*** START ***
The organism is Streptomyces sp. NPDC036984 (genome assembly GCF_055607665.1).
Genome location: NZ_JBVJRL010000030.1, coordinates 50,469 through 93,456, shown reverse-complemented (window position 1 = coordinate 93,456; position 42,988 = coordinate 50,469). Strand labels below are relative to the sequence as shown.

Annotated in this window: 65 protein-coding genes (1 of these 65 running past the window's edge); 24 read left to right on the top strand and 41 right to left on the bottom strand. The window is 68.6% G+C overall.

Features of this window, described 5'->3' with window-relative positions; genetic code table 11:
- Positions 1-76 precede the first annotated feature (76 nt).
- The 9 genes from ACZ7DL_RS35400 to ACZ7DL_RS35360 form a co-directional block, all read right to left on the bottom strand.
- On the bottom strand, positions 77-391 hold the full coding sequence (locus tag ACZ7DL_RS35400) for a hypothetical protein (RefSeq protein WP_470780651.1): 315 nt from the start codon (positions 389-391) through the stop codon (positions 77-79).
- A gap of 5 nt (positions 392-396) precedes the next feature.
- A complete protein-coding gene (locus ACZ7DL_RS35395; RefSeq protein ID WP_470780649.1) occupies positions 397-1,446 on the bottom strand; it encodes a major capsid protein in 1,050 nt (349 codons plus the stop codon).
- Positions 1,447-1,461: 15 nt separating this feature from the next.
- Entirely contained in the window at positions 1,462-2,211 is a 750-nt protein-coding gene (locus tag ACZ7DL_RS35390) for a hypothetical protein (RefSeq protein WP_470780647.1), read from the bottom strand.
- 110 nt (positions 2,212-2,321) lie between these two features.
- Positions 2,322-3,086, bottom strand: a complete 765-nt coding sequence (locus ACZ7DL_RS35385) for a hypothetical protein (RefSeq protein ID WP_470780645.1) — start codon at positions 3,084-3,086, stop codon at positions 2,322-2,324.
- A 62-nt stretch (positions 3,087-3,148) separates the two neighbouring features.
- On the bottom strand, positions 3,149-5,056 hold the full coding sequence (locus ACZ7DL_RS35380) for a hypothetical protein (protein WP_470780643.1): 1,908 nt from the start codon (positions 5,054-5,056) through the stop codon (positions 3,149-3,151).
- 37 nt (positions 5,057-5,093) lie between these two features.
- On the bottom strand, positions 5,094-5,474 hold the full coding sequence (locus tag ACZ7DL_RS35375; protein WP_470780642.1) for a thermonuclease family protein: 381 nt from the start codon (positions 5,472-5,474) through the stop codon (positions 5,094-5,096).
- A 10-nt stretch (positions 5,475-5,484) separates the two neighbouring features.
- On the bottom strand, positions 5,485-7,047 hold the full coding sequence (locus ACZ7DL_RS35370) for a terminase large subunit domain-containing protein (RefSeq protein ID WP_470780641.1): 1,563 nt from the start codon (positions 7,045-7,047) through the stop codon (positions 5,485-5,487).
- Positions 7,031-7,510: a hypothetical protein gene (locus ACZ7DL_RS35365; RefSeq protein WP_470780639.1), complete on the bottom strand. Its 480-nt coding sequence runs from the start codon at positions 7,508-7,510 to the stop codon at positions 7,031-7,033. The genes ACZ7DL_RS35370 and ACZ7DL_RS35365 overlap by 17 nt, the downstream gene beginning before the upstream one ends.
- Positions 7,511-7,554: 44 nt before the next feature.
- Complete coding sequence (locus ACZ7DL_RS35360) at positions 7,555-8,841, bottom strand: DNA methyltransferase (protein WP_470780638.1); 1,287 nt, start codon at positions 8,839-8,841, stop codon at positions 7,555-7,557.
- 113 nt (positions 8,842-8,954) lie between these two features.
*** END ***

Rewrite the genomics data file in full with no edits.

The organism is Streptomyces sp. NPDC036984 (genome assembly GCF_055607665.1).
Genome location: NZ_JBVJRL010000030.1, coordinates 50,469 through 93,456, shown reverse-complemented (window position 1 = coordinate 93,456; position 42,988 = coordinate 50,469). Strand labels below are relative to the sequence as shown.

Annotated in this window: 65 protein-coding genes (1 of these 65 running past the window's edge); 24 read left to right on the top strand and 41 right to left on the bottom strand. The window is 68.6% G+C overall.

Features of this window, described 5'->3' with window-relative positions; genetic code table 11:
- Positions 1-76 precede the first annotated feature (76 nt).
- The 9 genes from ACZ7DL_RS35400 to ACZ7DL_RS35360 form a co-directional block, all read right to left on the bottom strand.
- On the bottom strand, positions 77-391 hold the full coding sequence (locus tag ACZ7DL_RS35400) for a hypothetical protein (RefSeq protein WP_470780651.1): 315 nt from the start codon (positions 389-391) through the stop codon (positions 77-79).
- A gap of 5 nt (positions 392-396) precedes the next feature.
- A complete protein-coding gene (locus ACZ7DL_RS35395; RefSeq protein ID WP_470780649.1) occupies positions 397-1,446 on the bottom strand; it encodes a major capsid protein in 1,050 nt (349 codons plus the stop codon).
- Positions 1,447-1,461: 15 nt separating this feature from the next.
- Entirely contained in the window at positions 1,462-2,211 is a 750-nt protein-coding gene (locus tag ACZ7DL_RS35390) for a hypothetical protein (RefSeq protein WP_470780647.1), read from the bottom strand.
- 110 nt (positions 2,212-2,321) lie between these two features.
- Positions 2,322-3,086, bottom strand: a complete 765-nt coding sequence (locus ACZ7DL_RS35385) for a hypothetical protein (RefSeq protein ID WP_470780645.1) — start codon at positions 3,084-3,086, stop codon at positions 2,322-2,324.
- A 62-nt stretch (positions 3,087-3,148) separates the two neighbouring features.
- On the bottom strand, positions 3,149-5,056 hold the full coding sequence (locus ACZ7DL_RS35380) for a hypothetical protein (protein WP_470780643.1): 1,908 nt from the start codon (positions 5,054-5,056) through the stop codon (positions 3,149-3,151).
- 37 nt (positions 5,057-5,093) lie between these two features.
- On the bottom strand, positions 5,094-5,474 hold the full coding sequence (locus tag ACZ7DL_RS35375; protein WP_470780642.1) for a thermonuclease family protein: 381 nt from the start codon (positions 5,472-5,474) through the stop codon (positions 5,094-5,096).
- A 10-nt stretch (positions 5,475-5,484) separates the two neighbouring features.
- On the bottom strand, positions 5,485-7,047 hold the full coding sequence (locus ACZ7DL_RS35370) for a terminase large subunit domain-containing protein (RefSeq protein ID WP_470780641.1): 1,563 nt from the start codon (positions 7,045-7,047) through the stop codon (positions 5,485-5,487).
- Positions 7,031-7,510: a hypothetical protein gene (locus ACZ7DL_RS35365; RefSeq protein WP_470780639.1), complete on the bottom strand. Its 480-nt coding sequence runs from the start codon at positions 7,508-7,510 to the stop codon at positions 7,031-7,033. The genes ACZ7DL_RS35370 and ACZ7DL_RS35365 overlap by 17 nt, the downstream gene beginning before the upstream one ends.
- Positions 7,511-7,554: 44 nt before the next feature.
- Complete coding sequence (locus ACZ7DL_RS35360) at positions 7,555-8,841, bottom strand: DNA methyltransferase (protein WP_470780638.1); 1,287 nt, start codon at positions 8,839-8,841, stop codon at positions 7,555-7,557.
- 113 nt (positions 8,842-8,954) lie between these two features.